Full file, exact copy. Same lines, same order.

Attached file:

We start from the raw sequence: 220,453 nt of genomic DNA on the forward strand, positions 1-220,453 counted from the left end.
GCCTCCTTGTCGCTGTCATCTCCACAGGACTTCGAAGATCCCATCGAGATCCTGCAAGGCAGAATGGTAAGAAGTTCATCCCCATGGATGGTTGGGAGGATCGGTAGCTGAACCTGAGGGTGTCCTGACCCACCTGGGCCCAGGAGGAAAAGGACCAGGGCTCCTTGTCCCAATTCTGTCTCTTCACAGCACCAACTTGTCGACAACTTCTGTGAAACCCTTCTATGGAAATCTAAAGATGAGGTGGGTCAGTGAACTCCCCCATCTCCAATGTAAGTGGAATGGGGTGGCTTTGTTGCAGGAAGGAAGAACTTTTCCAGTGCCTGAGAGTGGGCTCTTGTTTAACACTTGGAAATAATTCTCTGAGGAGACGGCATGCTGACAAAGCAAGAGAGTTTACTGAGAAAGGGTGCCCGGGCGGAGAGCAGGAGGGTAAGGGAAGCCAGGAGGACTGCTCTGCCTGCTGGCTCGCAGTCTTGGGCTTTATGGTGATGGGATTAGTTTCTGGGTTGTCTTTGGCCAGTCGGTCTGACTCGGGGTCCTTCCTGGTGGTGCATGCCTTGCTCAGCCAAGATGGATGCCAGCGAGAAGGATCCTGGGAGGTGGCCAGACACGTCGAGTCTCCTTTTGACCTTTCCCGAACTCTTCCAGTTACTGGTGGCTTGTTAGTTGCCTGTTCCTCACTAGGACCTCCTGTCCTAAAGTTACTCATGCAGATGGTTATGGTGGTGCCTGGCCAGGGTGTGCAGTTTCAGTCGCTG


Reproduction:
We start from the raw sequence: 220,453 nt of genomic DNA on the forward strand, positions 1-220,453 counted from the left end.
GCCTCCTTGTCGCTGTCATCTCCACAGGACTTCGAAGATCCCATCGAGATCCTGCAAGGCAGAATGGTAAGAAGTTCATCCCCATGGATGGTTGGGAGGATCGGTAGCTGAACCTGAGGGTGTCCTGACCCACCTGGGCCCAGGAGGAAAAGGACCAGGGCTCCTTGTCCCAATTCTGTCTCTTCACAGCACCAACTTGTCGACAACTTCTGTGAAACCCTTCTATGGAAATCTAAAGATGAGGTGGGTCAGTGAACTCCCCCATCTCCAATGTAAGTGGAATGGGGTGGCTTTGTTGCAGGAAGGAAGAACTTTTCCAGTGCCTGAGAGTGGGCTCTTGTTTAACACTTGGAAATAATTCTCTGAGGAGACGGCATGCTGACAAAGCAAGAGAGTTTACTGAGAAAGGGTGCCCGGGCGGAGAGCAGGAGGGTAAGGGAAGCCAGGAGGACTGCTCTGCCTGCTGGCTCGCAGTCTTGGGCTTTATGGTGATGGGATTAGTTTCTGGGTTGTCTTTGGCCAGTCGGTCTGACTCGGGGTCCTTCCTGGTGGTGCATGCCTTGCTCAGCCAAGATGGATGCCAGCGAGAAGGATCCTGGGAGGTGGCCAGACACGTCGAGTCTCCTTTTGACCTTTCCCGAACTCTTCCAGTTACTGGTGGCTTGTTAGTTGCCTGTTCCTCACTAGGACCTCCTGTCCTAAAGTTACTCATGCAGATGGTTATGGTGGTGCCTGGCCAGGGTGTGCAGTTTCAGTCGCTG